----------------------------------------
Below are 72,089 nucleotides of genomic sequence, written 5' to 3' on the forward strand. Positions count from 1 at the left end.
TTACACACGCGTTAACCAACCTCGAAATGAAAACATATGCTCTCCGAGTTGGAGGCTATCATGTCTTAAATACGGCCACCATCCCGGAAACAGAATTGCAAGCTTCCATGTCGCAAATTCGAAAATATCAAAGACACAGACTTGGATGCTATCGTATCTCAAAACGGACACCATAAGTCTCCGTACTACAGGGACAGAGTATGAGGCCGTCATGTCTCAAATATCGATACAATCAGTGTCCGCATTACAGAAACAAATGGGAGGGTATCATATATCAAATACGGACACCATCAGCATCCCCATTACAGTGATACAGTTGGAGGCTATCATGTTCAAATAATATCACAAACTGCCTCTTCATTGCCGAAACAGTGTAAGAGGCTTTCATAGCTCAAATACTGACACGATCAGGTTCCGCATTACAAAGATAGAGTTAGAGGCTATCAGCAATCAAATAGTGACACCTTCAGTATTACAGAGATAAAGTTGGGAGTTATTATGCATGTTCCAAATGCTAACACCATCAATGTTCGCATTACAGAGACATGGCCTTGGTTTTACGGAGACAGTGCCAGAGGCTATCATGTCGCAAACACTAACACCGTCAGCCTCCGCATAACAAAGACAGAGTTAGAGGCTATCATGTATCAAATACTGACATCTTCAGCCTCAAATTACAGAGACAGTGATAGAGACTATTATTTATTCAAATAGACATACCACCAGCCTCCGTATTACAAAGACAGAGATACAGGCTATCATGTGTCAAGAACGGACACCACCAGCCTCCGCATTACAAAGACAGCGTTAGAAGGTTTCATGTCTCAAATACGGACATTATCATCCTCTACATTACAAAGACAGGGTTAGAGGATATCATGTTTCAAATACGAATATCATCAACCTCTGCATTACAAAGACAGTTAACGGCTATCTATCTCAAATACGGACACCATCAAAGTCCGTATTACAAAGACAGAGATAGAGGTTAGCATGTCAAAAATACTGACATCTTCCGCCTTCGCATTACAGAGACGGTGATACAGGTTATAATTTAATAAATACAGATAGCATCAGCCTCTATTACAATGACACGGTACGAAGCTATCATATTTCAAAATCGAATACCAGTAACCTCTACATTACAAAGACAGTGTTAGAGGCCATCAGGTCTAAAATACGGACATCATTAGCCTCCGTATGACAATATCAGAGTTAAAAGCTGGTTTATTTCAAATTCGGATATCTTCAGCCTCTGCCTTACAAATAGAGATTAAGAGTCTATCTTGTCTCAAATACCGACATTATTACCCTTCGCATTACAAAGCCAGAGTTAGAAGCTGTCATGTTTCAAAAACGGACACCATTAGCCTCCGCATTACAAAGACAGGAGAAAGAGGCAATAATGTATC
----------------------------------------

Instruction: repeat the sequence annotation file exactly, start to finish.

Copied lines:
Below are 72,089 nucleotides of genomic sequence, written 5' to 3' on the forward strand. Positions count from 1 at the left end.
TTACACACGCGTTAACCAACCTCGAAATGAAAACATATGCTCTCCGAGTTGGAGGCTATCATGTCTTAAATACGGCCACCATCCCGGAAACAGAATTGCAAGCTTCCATGTCGCAAATTCGAAAATATCAAAGACACAGACTTGGATGCTATCGTATCTCAAAACGGACACCATAAGTCTCCGTACTACAGGGACAGAGTATGAGGCCGTCATGTCTCAAATATCGATACAATCAGTGTCCGCATTACAGAAACAAATGGGAGGGTATCATATATCAAATACGGACACCATCAGCATCCCCATTACAGTGATACAGTTGGAGGCTATCATGTTCAAATAATATCACAAACTGCCTCTTCATTGCCGAAACAGTGTAAGAGGCTTTCATAGCTCAAATACTGACACGATCAGGTTCCGCATTACAAAGATAGAGTTAGAGGCTATCAGCAATCAAATAGTGACACCTTCAGTATTACAGAGATAAAGTTGGGAGTTATTATGCATGTTCCAAATGCTAACACCATCAATGTTCGCATTACAGAGACATGGCCTTGGTTTTACGGAGACAGTGCCAGAGGCTATCATGTCGCAAACACTAACACCGTCAGCCTCCGCATAACAAAGACAGAGTTAGAGGCTATCATGTATCAAATACTGACATCTTCAGCCTCAAATTACAGAGACAGTGATAGAGACTATTATTTATTCAAATAGACATACCACCAGCCTCCGTATTACAAAGACAGAGATACAGGCTATCATGTGTCAAGAACGGACACCACCAGCCTCCGCATTACAAAGACAGCGTTAGAAGGTTTCATGTCTCAAATACGGACATTATCATCCTCTACATTACAAAGACAGGGTTAGAGGATATCATGTTTCAAATACGAATATCATCAACCTCTGCATTACAAAGACAGTTAACGGCTATCTATCTCAAATACGGACACCATCAAAGTCCGTATTACAAAGACAGAGATAGAGGTTAGCATGTCAAAAATACTGACATCTTCCGCCTTCGCATTACAGAGACGGTGATACAGGTTATAATTTAATAAATACAGATAGCATCAGCCTCTATTACAATGACACGGTACGAAGCTATCATATTTCAAAATCGAATACCAGTAACCTCTACATTACAAAGACAGTGTTAGAGGCCATCAGGTCTAAAATACGGACATCATTAGCCTCCGTATGACAATATCAGAGTTAAAAGCTGGTTTATTTCAAATTCGGATATCTTCAGCCTCTGCCTTACAAATAGAGATTAAGAGTCTATCTTGTCTCAAATACCGACATTATTACCCTTCGCATTACAAAGCCAGAGTTAGAAGCTGTCATGTTTCAAAAACGGACACCATTAGCCTCCGCATTACAAAGACAGGAGAAAGAGGCAATAATGTATC